"No Poaching" Agreements Could Be Subject to Criminal Enforcement by DOJ
Author: David B. Weisenfeld, XpertHR Legal Editor
February 5, 2018
The Department of Justice (DOJ) appears poised to bring criminal enforcement actions against employers that have "no poaching" agreements in place. A no-poaching agreement is an agreement between employers not to recruit certain employees or not to compete on compensation terms.
Speaking at an antitrust conference last month, the Antitrust Division's Assistant Attorney General Makan Delrahim said the DOJ will be announcing indictments charging criminal antitrust violations relating to these agreements within the next few months.
In October 2016, the DOJ and the Federal Trade Commission (FTC) had issued joint guidance for HR professionals warning companies for the first time that naked wage fixing or no-poaching agreements would be subject not just to civil penalties but also to possible criminal investigations and sanctions. These so-called "naked" agreements lack any legitimate collaboration or true joint venture between the companies.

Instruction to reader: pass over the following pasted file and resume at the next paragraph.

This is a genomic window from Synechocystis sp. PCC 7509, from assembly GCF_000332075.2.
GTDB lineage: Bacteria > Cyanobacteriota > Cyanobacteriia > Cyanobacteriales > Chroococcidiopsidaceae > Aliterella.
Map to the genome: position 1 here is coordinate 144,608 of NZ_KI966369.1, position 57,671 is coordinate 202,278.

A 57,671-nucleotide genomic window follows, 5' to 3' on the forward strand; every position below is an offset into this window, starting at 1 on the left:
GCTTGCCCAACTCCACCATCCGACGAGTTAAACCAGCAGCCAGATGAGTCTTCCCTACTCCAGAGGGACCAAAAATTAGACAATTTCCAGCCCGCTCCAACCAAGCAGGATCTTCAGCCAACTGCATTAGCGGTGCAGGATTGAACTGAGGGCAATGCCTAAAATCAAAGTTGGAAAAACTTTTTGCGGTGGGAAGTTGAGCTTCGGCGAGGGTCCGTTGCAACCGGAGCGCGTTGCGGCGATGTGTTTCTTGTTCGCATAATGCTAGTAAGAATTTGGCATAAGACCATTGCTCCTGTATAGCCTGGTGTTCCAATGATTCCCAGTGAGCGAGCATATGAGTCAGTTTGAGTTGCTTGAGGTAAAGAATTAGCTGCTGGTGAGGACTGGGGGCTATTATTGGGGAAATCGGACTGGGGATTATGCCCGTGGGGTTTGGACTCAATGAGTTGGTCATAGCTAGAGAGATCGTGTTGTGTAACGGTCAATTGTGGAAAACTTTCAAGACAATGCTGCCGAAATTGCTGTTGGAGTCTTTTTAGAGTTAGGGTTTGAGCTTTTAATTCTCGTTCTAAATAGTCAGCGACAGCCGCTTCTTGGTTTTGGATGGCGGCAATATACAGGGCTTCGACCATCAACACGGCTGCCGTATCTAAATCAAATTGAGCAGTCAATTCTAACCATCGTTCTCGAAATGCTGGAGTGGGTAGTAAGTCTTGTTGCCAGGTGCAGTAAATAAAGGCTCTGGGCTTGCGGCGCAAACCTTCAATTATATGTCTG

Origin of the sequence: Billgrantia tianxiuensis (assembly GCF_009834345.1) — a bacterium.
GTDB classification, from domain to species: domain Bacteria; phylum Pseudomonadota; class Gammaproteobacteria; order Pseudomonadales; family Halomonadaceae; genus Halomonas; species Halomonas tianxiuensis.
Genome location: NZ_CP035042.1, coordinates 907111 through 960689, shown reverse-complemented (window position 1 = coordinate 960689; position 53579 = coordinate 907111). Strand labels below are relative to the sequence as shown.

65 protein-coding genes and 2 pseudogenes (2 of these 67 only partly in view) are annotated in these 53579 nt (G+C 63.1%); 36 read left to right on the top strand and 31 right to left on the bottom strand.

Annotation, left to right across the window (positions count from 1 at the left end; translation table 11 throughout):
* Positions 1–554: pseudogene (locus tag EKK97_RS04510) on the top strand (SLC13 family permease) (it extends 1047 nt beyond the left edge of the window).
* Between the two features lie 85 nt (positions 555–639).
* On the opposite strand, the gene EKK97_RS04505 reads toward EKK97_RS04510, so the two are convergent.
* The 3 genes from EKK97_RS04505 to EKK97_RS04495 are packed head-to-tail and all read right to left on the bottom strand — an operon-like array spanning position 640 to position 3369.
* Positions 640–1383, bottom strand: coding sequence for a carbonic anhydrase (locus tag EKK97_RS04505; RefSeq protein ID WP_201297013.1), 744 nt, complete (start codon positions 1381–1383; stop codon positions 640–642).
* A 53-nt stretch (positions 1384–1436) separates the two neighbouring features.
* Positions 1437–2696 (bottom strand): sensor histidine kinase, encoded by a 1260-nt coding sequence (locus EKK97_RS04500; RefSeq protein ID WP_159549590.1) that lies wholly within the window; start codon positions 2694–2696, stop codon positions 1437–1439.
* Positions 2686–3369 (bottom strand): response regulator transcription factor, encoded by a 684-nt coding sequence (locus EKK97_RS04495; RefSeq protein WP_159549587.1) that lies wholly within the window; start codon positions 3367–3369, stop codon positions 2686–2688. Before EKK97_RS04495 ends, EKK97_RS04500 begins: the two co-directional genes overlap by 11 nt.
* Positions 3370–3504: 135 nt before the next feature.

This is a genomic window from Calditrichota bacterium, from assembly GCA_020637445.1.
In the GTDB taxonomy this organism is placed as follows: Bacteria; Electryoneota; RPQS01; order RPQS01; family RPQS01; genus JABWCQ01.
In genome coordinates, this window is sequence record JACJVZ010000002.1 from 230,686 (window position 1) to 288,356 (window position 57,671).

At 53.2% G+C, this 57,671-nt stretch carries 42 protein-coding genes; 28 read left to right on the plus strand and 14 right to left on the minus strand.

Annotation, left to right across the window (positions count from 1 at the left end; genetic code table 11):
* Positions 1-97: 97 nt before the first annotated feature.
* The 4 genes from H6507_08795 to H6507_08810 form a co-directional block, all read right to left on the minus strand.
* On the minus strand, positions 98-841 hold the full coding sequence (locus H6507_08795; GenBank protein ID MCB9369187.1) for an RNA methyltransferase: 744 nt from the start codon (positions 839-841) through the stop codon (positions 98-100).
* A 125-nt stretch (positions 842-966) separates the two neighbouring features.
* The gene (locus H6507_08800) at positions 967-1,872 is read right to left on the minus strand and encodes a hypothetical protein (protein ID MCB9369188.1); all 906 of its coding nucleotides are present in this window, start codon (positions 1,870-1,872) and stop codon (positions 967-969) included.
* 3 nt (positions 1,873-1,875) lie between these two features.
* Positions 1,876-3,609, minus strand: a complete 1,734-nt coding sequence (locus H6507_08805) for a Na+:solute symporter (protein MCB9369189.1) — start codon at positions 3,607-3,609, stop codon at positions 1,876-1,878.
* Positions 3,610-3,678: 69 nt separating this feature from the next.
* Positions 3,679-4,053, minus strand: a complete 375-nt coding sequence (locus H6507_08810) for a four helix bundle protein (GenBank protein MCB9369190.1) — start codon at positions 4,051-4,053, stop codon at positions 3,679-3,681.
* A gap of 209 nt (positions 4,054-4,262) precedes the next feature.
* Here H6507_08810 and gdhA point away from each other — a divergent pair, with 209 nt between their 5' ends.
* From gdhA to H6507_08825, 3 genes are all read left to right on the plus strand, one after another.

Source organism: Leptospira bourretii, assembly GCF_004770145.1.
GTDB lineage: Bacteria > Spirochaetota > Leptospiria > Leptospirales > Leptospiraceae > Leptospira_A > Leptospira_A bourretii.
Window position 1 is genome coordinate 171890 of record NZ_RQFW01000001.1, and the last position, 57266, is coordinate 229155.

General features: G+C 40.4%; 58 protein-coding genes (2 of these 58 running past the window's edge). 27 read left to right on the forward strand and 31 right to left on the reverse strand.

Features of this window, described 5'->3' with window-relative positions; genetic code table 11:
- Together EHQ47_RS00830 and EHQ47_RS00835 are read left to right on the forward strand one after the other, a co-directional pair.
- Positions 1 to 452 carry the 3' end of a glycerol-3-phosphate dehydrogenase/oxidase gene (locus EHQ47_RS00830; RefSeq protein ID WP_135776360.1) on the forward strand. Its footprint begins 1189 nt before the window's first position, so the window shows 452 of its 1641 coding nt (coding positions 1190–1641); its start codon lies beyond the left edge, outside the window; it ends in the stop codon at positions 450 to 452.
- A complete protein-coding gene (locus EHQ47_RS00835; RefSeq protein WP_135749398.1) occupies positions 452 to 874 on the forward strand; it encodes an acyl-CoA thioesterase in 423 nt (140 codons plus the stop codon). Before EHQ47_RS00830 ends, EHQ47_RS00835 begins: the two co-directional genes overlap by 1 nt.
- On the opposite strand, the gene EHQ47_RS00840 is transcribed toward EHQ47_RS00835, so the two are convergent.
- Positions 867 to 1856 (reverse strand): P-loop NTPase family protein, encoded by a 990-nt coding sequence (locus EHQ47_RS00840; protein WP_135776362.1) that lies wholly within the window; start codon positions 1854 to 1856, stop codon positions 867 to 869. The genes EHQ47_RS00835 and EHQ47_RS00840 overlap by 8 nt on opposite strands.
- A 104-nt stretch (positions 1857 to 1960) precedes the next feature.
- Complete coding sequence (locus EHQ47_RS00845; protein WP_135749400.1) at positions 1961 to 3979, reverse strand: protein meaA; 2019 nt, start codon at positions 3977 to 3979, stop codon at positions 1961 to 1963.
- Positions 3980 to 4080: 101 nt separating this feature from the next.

The DOJ and FTC jointly enforce US antitrust laws, which apply to competition among companies to hire employees. Delrahim's statement was the first to indicate, since the 2016 guidance and subsequent administration change, that criminal charges could be on the way against employers.
The statement was silent as to noncompetition agreements. However, several states have taken action in the past few years to restrict noncompetes by limiting their duration or scope. Some other states are considering legislation to further limit the use of noncompetes.